We have studied one such unique sample. Maltreated participants (n = 908) were identified as victims of child abuse or neglect based on official records from juvenile (family) and adult criminal courts in a metropolitan area in the Midwest United States during 1967–1971. A comparison group was painstakingly drawn of children without official records of abuse or neglect matched on the basis of age, sex, race/ethnicity and approximate family social class at the time of the child maltreatment (n = 667). During a follow-up assessment between 1989 and 1995 (mean age 28.7 years), 1,196 study participants underwent a 2-hr in-person interview, which included assessment of retrospective reports of childhood physical abuse, sexual abuse and neglect, as well as assessment of current and lifetime psychopathology.
Objective and subjective measures of child maltreatment identified largely distinct groups of participants (Cohen’s κ = 0.25) with poor agreement across all maltreatment types (child physical abuse κ = 0.09; child sexual abuse κ = 0.17; child neglect κ = 0.32, consistent with meta-analytical findings.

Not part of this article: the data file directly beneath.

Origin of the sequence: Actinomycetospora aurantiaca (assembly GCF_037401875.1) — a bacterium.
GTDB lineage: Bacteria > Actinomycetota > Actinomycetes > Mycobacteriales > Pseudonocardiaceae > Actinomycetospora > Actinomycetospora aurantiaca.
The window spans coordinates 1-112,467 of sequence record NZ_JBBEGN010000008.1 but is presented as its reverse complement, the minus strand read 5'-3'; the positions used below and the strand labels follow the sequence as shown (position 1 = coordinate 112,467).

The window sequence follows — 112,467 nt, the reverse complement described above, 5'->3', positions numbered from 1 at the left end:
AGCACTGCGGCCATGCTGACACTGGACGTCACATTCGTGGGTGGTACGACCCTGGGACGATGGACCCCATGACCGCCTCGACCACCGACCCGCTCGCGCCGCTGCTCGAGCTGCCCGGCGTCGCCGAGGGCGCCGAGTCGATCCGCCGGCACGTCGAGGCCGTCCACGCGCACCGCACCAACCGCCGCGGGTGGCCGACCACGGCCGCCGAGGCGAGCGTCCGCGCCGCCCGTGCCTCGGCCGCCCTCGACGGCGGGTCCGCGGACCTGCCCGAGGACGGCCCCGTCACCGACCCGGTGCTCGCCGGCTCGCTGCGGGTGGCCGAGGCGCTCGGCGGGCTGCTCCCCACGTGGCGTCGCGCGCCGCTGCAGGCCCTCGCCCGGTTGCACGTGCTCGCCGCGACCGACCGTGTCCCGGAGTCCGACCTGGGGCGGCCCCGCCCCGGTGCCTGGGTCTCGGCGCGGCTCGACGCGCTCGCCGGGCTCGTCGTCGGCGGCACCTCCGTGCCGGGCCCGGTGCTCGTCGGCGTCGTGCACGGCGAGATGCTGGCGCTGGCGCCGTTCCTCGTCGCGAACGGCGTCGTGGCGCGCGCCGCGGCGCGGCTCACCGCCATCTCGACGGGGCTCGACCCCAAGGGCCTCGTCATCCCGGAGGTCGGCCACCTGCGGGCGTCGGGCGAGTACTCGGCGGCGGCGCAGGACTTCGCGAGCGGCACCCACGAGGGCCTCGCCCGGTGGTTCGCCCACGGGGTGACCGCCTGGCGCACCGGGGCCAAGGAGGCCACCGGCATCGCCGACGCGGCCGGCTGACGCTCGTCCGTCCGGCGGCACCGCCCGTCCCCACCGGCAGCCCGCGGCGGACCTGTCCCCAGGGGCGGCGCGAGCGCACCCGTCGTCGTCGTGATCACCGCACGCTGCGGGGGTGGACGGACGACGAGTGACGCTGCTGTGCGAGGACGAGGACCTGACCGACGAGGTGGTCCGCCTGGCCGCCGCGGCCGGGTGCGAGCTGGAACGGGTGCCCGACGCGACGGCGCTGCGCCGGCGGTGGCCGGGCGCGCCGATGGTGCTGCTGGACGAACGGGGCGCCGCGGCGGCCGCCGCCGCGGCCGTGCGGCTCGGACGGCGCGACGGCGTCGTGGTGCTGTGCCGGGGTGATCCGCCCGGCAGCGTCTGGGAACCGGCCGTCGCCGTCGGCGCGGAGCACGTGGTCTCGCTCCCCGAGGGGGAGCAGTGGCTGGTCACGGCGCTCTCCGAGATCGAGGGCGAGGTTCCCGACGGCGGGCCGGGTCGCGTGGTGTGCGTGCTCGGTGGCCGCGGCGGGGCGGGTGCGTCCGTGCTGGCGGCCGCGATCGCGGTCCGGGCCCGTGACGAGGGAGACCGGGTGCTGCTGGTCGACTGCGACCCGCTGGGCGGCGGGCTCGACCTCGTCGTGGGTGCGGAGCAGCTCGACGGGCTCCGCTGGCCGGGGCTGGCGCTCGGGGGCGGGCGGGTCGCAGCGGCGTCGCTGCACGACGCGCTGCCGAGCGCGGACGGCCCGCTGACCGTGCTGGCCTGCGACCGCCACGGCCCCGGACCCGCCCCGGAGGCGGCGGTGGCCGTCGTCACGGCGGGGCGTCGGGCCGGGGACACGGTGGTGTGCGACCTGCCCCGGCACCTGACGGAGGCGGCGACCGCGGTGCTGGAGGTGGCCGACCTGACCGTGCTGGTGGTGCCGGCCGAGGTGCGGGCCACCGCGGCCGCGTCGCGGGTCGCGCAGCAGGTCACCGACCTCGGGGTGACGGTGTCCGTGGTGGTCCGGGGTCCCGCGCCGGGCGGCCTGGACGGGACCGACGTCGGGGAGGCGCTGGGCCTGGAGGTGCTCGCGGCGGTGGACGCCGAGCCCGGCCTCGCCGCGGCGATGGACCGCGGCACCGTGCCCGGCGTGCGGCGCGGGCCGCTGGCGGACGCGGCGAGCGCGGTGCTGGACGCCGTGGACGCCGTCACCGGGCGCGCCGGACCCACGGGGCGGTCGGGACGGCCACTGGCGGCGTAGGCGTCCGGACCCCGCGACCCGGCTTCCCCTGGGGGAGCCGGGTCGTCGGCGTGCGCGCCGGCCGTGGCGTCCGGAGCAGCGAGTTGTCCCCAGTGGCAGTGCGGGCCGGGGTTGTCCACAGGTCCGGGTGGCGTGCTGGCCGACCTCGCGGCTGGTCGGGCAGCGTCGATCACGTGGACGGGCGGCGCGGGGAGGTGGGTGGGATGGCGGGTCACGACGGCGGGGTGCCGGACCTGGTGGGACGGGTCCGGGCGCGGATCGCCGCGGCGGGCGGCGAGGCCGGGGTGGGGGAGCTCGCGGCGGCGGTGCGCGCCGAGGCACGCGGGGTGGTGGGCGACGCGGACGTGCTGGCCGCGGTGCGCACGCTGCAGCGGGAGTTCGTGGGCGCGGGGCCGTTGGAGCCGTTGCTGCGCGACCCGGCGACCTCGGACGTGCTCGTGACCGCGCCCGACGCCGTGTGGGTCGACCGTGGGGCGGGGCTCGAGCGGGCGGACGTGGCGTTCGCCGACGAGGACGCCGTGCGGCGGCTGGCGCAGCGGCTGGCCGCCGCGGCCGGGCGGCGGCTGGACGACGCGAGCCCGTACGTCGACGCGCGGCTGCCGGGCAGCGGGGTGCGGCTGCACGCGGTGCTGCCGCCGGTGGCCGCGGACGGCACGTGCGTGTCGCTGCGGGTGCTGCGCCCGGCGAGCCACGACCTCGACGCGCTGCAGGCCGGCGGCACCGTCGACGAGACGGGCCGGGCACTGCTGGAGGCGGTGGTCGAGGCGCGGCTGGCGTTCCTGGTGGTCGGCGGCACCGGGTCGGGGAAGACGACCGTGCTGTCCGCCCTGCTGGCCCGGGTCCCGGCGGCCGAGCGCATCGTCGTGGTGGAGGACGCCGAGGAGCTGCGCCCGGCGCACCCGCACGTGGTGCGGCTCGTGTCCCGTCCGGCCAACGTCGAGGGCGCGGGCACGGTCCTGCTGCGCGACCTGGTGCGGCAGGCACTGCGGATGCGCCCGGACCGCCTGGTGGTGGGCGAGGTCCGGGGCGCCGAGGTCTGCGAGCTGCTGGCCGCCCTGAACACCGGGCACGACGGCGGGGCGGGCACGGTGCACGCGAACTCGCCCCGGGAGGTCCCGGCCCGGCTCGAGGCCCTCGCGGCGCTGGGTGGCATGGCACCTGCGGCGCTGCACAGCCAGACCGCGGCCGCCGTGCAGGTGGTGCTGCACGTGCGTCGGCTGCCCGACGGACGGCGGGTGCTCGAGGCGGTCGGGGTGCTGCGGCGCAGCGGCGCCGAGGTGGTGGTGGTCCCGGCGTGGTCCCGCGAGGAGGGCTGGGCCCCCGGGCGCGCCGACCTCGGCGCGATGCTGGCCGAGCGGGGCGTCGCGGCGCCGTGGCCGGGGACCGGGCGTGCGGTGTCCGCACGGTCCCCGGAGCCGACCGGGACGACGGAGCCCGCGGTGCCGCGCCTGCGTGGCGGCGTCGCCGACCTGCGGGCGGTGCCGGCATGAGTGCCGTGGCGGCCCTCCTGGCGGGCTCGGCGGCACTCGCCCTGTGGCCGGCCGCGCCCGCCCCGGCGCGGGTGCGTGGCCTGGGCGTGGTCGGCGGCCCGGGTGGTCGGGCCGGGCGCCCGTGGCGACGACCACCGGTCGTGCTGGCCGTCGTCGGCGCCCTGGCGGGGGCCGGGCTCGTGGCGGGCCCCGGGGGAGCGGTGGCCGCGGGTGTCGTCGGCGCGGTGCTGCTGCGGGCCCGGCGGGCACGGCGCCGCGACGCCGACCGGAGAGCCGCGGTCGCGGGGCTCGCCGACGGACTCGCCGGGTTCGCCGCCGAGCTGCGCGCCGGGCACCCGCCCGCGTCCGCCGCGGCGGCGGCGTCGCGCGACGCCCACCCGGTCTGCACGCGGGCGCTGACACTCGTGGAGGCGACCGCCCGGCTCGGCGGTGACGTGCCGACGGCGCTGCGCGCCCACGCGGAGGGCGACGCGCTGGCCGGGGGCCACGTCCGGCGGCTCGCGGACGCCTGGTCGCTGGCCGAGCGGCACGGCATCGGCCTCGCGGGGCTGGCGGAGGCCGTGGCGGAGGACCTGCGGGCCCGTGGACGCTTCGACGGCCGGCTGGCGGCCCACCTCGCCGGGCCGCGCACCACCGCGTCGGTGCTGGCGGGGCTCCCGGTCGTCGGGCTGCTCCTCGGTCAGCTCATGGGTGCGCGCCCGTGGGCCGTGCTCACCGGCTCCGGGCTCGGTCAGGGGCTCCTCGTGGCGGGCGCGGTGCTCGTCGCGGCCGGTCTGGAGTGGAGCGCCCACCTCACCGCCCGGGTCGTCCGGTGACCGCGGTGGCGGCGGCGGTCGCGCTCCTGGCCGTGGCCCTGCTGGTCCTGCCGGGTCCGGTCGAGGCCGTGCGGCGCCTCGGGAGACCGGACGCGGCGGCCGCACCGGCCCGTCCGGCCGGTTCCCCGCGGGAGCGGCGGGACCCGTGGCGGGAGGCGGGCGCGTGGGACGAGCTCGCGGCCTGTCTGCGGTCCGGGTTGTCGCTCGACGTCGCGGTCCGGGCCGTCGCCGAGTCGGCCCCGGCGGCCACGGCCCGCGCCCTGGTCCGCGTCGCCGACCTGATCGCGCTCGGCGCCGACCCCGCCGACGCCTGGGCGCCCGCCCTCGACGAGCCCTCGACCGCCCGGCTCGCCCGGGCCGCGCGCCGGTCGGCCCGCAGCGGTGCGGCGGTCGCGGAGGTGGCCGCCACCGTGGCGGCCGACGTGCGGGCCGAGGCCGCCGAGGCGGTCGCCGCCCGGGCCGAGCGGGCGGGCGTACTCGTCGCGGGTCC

It was possible to separate the relative contribution of objective and subjective measures of child maltreatment to psychopathology studying three target groups: (1) adult participants who were identified as victims of child maltreatment by virtue of official records but did not retrospectively recall the experience (objective measure); (2) adult participants who were identified as victims of child maltreatment by virtue of official records and also retrospectively recalled the experience (objective and subjective measures); and (3) adult participants who retrospectively recalled being maltreated in childhood but were not identified as victims of child maltreatment by virtue of official records (subjective measure).
We found that participants identified as victims of child maltreatment only by virtue of official records did not have different risk of any lifetime psychopathology compared to those with neither objective nor subjective measure of childhood maltreatment (objective measure: risk ratio, RR = 0.92). In contrast, participants with both objective and subjective measures of child maltreatment showed greater risk of any lifetime psychopathology compared to those with neither measure (objective and subjective measures: RR = 1.35. Finally, participants identified as victims of child maltreatment only through retrospective recall also showed elevated risk of any lifetime psychopathology compared to those with neither measure (subjective measure: RR = 1.29).
So, if you had actual maltreatment as shown by a Court case, but you did not recall it, you were left no more disturbed than the general public. Those who had been maltreated and recalled it were more likely to be disturbed, and those who reported abuse even without objective evidence were also more disturbed.